BME280 Sensor


The bme280 sensor platform allows you to read temperature, humidity and pressure values of a Bosch BME280 Environmental sensor connected via I2c bus (SDA, SCL pins). It allows you to use all the operation modes of the sensor described in its datasheet.

Tested devices:

Configuration

To use your BME280 sensor in your installation, add the following to your configuration.yaml file:

# Example configuration.yaml entry
sensor:
  - platform: bme280

Configuration variables:

  • name (Optional): The name of the sensor
  • i2c_address (Optional): I2c address of the sensor. It is 0x76 or 0x77.
  • i2c_bus (Optional): I2c bus where the sensor is. Defaults to 1, for Raspberry Pi 2 and 3.
  • operation_mode (Optional): Power mode for the sensor. Use 2 for forced mode or 3 for normal mode. Defaults to normal mode.
  • time_standby (Optional): Standby time in ms for normal mode of operation as described in the sensor datasheet. Defaults to 5 ms.
  • oversampling_temperature (Optional): Oversampling multiplier as described in the sensor datasheet. Can be 0 (no sampling), 1, 2, 4, 8, or 16. Default is 1.
  • oversampling_pressure (Optional): Oversampling multiplier as described in the sensor datasheet. Can be 0 (no sampling), 1, 2, 4, 8, or 16. Default is 1.
  • oversampling_humidity (Optional): Oversampling multiplier as described in the sensor datasheet. Can be 0 (no sampling), 1, 2, 4, 8, or 16. Default is 1.
  • filter_mode (Optional): IIR filter coeficient as described in the sensor datasheet. Default is 0, for filter off.
  • delta_temperature (Optional): Absolute delta for temperature correction.
  • monitored_conditions array (Optional): Conditions to monitor. Available conditions are temperature, humidity and pressure. By default all three are displayed.

Full Examples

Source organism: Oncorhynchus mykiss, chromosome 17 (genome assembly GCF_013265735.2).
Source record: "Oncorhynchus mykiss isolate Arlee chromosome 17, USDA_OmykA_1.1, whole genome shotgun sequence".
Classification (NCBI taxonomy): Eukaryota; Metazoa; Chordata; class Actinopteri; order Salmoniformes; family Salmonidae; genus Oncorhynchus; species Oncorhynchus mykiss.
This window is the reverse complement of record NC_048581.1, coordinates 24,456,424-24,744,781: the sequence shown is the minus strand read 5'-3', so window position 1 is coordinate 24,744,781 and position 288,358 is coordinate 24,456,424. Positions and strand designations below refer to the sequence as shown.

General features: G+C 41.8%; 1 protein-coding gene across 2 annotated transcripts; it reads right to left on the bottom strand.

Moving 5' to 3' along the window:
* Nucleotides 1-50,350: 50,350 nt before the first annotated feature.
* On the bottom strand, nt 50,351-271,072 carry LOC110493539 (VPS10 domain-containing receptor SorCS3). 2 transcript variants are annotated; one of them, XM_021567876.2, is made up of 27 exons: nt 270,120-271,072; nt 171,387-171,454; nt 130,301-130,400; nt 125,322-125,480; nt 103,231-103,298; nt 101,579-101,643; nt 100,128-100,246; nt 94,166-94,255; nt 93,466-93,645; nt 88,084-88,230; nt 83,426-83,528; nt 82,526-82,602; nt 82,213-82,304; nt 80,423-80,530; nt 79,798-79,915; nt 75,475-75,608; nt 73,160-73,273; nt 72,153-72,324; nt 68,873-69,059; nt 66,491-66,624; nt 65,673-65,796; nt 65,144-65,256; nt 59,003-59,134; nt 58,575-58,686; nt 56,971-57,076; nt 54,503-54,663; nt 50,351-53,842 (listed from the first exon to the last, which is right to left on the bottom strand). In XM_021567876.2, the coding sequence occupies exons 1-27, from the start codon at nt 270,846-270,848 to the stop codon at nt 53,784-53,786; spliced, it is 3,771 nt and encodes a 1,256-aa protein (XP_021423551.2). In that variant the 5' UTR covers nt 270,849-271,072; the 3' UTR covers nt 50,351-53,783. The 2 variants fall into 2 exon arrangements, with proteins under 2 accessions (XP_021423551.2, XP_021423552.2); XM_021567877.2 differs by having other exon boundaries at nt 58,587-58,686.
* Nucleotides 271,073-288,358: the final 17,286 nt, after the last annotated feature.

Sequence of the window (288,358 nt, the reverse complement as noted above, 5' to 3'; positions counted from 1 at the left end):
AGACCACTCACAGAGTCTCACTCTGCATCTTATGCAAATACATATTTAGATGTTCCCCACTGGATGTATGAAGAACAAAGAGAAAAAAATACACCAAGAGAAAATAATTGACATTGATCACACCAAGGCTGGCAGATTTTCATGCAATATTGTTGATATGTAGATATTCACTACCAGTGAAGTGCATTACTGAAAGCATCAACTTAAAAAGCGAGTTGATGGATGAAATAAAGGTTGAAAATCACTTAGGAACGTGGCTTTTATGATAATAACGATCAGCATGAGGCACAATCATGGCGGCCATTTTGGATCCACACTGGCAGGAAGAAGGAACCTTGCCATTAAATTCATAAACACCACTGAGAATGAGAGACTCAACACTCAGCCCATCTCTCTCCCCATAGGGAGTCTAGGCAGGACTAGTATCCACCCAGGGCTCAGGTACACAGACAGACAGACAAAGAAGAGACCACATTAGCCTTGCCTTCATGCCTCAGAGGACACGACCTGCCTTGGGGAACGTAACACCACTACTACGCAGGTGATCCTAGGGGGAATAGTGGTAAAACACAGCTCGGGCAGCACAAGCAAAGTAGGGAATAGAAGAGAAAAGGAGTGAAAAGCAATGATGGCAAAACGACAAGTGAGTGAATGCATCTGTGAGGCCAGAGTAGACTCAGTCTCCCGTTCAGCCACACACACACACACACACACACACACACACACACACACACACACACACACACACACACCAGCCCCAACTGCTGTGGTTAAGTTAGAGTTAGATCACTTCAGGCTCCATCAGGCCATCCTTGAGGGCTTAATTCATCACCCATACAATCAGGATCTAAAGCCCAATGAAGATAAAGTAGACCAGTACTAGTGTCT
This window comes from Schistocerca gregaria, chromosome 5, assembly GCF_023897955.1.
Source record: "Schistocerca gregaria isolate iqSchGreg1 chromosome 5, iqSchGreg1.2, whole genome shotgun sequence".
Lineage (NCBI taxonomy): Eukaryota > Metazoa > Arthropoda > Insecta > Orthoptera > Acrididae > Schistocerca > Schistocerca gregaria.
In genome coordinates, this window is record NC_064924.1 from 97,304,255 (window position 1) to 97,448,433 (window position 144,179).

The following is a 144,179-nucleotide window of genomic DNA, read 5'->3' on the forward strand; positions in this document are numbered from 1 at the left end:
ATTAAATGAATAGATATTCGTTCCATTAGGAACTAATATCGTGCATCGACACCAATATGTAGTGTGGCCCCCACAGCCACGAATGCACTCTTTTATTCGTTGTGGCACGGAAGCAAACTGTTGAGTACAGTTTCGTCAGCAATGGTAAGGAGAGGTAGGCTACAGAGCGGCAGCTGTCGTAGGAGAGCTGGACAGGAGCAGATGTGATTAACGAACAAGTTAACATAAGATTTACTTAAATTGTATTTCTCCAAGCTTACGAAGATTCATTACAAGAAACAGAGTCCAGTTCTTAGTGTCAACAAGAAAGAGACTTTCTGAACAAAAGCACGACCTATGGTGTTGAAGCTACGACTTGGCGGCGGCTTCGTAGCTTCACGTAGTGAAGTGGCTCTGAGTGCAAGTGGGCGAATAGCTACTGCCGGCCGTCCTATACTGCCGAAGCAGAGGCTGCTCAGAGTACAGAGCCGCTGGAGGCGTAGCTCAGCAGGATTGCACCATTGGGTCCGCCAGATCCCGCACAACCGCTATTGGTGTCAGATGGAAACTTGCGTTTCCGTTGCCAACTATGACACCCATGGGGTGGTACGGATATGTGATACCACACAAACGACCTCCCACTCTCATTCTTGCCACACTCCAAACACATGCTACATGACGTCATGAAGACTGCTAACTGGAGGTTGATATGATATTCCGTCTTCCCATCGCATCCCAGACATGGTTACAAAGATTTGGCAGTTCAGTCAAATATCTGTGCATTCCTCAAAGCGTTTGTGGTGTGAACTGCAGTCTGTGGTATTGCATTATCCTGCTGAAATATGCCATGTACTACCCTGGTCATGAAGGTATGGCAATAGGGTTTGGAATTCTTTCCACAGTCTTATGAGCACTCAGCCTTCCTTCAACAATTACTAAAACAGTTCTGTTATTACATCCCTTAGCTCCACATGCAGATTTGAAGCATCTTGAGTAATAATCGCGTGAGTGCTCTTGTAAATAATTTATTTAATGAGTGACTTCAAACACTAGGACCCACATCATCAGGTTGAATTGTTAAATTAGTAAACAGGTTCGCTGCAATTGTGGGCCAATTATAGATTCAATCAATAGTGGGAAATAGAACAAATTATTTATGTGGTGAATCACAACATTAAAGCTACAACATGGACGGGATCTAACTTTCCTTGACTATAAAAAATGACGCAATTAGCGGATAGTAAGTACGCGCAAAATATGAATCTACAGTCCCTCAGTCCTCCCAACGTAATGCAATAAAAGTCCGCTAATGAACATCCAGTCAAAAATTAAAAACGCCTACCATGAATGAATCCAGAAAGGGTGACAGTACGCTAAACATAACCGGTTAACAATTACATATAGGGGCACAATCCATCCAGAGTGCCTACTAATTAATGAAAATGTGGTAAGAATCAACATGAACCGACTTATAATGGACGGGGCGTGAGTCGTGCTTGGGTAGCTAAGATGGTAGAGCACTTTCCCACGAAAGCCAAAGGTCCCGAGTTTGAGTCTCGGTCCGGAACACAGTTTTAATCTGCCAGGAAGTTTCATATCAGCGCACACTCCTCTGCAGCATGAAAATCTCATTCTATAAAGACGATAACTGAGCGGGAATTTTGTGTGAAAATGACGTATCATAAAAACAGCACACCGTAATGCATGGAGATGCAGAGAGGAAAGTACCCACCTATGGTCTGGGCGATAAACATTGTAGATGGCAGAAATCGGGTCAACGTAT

If you want to specify the working mode of the digital sensor or need to change the default I2c address (which is 0x76), add more details to the configuration.yaml file:

# Example of customized configuration.yaml entry
sensor:
  - platform: bme280
    name: Ambient
    i2c_address: 0x77
    operation_mode: 2  # forced mode
    time_standby: 5
    oversampling_temperature: 4
    oversampling_pressure: 4
    oversampling_humidity: 4
    delta_temperature: -0.5
    monitored_conditions:
      - temperature
      - humidity
      - pressure
    scan_interval: 40

This sensor is somehow famous for generating relatively high temperature measurements compared to other sensors (it looks like self-heating does not feel good for some encapsulations). If you experience this problem, you can define an absolute delta of temperature correction using a negative number.

Customizing the sensor data

Give the values friendly names and icons, add the following to your customize: section.

# Example configuration.yaml entry
customize:
  sensor.ambient_temperature:
    icon: mdi:thermometer
    friendly_name: "Temperature"
  sensor.ambient_humidity:
    icon: mdi:weather-rainy
    friendly_name: "Humidity"
  sensor.ambient_pressure:
    icon: mdi:gauge
    friendly_name: "Pressure"

To create a group, add the following to your groups section.

# Example configuration.yaml entry
group:
  ambient_sensor:
    name: BME280 Environment sensor
    entities:
      - sensor.ambient_temperature
      - sensor.ambient_humidity
      - sensor.ambient_pressure

Directions for installing smbus support on Raspberry Pi

Enable I2c interface with the Raspberry Pi configuration utility:

# pi user environment: Enable i2c interface
$ sudo raspi-config

Select Interfacing options->I2C choose <Yes> and hit Enter, then go to Finish and you’ll be prompted to reboot.

Install dependencies for use the smbus-cffi module and enable your homeassistant user to join the i2c group:

# pi user environment: Install i2c dependencies and utilities
$ sudo apt-get install build-essential libi2c-dev i2c-tools python-dev libffi-dev

# pi user environment: Add homeassistant user to the i2c group
$ sudo addgroup homeassistant i2c

# pi user environment: Reboot Raspberry Pi to apply changes
$ sudo reboot

Check the i2c address of the sensor

After installing i2c-tools, a new utility is available to scan the addresses of the connected sensors:

$ /usr/sbin/i2cdetect -y 1

It will output a table like this:

     0  1  2  3  4  5  6  7  8  9  a  b  c  d  e  f
00:          -- -- -- -- -- -- -- -- -- -- -- -- --
10: -- -- -- -- -- -- -- -- -- -- -- -- -- -- -- --
20: -- -- -- 23 -- -- -- -- -- -- -- -- -- -- -- --
30: -- -- -- -- -- -- -- -- -- -- -- -- -- -- -- --
40: 40 -- -- -- -- -- UU -- -- -- -- -- -- -- -- --
50: -- -- -- -- -- -- -- -- -- -- -- -- -- -- -- --
60: -- -- -- -- -- -- -- -- -- -- -- -- -- -- -- --
70: -- -- -- -- -- -- -- 77

So you can see the sensor address what you are looking for is 0x77 (there are more i2c sensors in that Raspberry Pi).